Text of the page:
As one of the oldest definitively dated Homo sapiens finds in Europe, the Mladeč skull is at the focus of current scientific controversy about human history.
FROM HOMO TO SAPIENS
When Josef Szombathy was commissioned by the curator of the NHM in 1882 to excavate a cavern near Mladeč, he could not have known how significant his finds would turn out to be. Although he had only a few days, he kept extremely detailed records of his work, and even drew a profile of the exact sequence of layers in the cave sediment. When he encountered “remains of human skeletons in close company with diluvial animal bones”, he immediately grasped the scientific importance of this discovery, as the remains of reindeer, cave bears and wolves clearly confirmed the Ice Age date of this human discovery. Szombathy, who identified the skull as Homo sapiens, was violently attacked by several scientific colleagues. It was not until 1900 that the idea that modern man was already living during the Ice Age established itself.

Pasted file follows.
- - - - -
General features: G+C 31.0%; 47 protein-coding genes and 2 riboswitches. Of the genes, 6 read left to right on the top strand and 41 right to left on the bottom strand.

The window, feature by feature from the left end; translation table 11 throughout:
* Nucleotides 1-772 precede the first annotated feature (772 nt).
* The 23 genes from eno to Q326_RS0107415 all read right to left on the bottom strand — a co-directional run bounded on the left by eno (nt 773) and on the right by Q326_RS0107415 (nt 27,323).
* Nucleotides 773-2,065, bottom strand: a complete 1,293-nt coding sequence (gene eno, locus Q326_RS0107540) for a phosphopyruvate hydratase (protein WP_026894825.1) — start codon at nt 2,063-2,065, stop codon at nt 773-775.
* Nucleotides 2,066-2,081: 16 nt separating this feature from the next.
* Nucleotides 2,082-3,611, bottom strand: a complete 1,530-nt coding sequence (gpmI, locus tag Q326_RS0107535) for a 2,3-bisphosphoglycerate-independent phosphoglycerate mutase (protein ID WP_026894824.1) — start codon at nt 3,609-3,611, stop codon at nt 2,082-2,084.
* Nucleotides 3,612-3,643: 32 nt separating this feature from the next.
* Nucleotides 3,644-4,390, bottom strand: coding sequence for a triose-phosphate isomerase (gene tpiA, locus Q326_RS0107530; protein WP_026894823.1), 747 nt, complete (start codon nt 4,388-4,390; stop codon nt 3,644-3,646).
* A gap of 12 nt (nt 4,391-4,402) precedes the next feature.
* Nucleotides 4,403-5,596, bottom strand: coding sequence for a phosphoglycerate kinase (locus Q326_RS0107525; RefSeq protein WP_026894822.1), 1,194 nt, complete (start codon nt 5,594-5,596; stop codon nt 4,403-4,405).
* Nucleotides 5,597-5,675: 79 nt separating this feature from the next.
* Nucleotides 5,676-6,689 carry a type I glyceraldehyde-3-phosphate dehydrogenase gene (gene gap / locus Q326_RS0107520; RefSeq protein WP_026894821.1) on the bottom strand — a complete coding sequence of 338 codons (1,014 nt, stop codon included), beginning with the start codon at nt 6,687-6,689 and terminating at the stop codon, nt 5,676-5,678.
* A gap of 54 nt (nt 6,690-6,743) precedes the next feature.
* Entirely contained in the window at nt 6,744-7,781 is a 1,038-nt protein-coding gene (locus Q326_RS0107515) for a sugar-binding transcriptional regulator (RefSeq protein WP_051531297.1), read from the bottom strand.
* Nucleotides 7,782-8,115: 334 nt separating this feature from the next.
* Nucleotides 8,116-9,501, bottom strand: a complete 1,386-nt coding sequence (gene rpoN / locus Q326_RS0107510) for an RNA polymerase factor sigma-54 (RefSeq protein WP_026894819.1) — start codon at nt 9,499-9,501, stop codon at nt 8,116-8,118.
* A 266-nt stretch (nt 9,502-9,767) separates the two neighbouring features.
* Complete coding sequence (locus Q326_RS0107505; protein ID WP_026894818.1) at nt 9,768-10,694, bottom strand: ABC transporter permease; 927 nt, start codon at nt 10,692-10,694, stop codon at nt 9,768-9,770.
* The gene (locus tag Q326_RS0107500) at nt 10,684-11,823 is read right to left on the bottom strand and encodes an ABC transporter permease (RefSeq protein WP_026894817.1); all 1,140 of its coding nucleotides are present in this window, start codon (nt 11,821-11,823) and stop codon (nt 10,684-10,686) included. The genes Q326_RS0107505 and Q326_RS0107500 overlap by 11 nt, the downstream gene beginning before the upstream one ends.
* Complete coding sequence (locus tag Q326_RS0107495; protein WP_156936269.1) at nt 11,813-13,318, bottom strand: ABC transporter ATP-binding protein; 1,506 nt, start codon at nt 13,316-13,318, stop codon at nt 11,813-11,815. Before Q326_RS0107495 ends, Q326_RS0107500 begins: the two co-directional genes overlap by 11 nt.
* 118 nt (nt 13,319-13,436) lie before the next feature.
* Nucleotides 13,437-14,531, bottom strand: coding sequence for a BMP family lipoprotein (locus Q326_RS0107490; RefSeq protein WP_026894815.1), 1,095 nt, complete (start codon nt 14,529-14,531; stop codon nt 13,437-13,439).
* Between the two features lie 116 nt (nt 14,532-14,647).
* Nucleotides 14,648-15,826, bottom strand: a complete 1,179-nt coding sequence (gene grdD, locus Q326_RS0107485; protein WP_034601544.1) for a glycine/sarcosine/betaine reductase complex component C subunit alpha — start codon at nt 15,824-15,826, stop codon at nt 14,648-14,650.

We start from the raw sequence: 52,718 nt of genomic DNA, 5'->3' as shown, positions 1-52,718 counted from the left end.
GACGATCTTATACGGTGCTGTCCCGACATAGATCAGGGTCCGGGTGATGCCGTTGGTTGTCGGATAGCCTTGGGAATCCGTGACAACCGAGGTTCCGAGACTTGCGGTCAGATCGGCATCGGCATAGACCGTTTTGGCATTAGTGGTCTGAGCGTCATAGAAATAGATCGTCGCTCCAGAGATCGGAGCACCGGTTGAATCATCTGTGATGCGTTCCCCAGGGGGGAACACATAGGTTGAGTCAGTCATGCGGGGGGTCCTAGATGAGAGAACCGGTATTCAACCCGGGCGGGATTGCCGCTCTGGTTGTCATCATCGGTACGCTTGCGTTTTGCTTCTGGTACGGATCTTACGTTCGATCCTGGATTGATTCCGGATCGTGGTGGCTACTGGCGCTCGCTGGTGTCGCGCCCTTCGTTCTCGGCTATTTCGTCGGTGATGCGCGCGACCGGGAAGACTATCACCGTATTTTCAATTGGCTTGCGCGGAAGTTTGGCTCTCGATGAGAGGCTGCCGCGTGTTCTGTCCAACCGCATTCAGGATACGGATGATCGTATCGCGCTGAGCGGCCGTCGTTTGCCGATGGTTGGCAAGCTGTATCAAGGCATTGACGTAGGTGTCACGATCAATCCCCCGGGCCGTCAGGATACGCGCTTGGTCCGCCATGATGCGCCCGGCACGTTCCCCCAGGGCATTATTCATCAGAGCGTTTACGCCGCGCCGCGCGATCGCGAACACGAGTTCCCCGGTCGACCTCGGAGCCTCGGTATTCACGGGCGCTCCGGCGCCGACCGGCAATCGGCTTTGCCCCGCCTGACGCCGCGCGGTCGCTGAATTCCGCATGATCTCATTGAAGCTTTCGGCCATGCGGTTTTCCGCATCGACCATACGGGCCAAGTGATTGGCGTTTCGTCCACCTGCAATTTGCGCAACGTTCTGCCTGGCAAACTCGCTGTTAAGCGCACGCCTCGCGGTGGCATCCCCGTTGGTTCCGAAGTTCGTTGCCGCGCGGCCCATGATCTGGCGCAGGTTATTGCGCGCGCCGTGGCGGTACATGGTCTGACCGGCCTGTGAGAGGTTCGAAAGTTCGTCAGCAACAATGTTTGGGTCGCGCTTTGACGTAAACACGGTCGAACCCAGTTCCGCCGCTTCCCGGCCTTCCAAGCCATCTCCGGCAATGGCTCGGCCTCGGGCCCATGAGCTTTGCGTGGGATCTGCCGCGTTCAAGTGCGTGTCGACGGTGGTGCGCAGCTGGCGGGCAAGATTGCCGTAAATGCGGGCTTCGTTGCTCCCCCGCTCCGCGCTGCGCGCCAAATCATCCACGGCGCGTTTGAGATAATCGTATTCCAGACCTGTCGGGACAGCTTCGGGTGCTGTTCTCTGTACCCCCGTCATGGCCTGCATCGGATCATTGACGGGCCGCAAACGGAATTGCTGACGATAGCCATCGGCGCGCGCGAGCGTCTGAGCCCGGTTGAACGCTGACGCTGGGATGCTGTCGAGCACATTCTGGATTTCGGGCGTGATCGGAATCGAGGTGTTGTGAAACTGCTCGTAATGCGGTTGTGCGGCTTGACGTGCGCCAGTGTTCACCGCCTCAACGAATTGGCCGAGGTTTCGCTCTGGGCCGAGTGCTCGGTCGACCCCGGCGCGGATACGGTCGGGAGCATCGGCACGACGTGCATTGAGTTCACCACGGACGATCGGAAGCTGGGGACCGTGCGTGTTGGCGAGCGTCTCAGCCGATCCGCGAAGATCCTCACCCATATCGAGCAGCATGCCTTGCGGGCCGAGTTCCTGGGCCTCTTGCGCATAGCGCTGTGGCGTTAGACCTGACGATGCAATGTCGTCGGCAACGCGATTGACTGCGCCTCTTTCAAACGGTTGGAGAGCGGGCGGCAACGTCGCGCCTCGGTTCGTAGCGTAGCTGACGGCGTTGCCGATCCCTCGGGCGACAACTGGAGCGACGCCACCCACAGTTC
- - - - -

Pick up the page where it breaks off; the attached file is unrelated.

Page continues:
In 2006 the Mladeč skull caused a new sensation, when NHM anthropologists succeeded in determining the absolute age of the bones – 35,000 years. This makes it one of the oldest certain Homo sapiens finds in Europe.
Since then, the bones from Mladeč have again played an important role in answering fundamental questions about human history. What happened when the Neanderthals were replaced by Homo sapiens? How was modern man able to persevere, and how did he spread through Europe? Because there are only a few comparable lagerstätte complexes, the skeletal remains will continue to be a source of decisive importance for anthropologists throughout the world.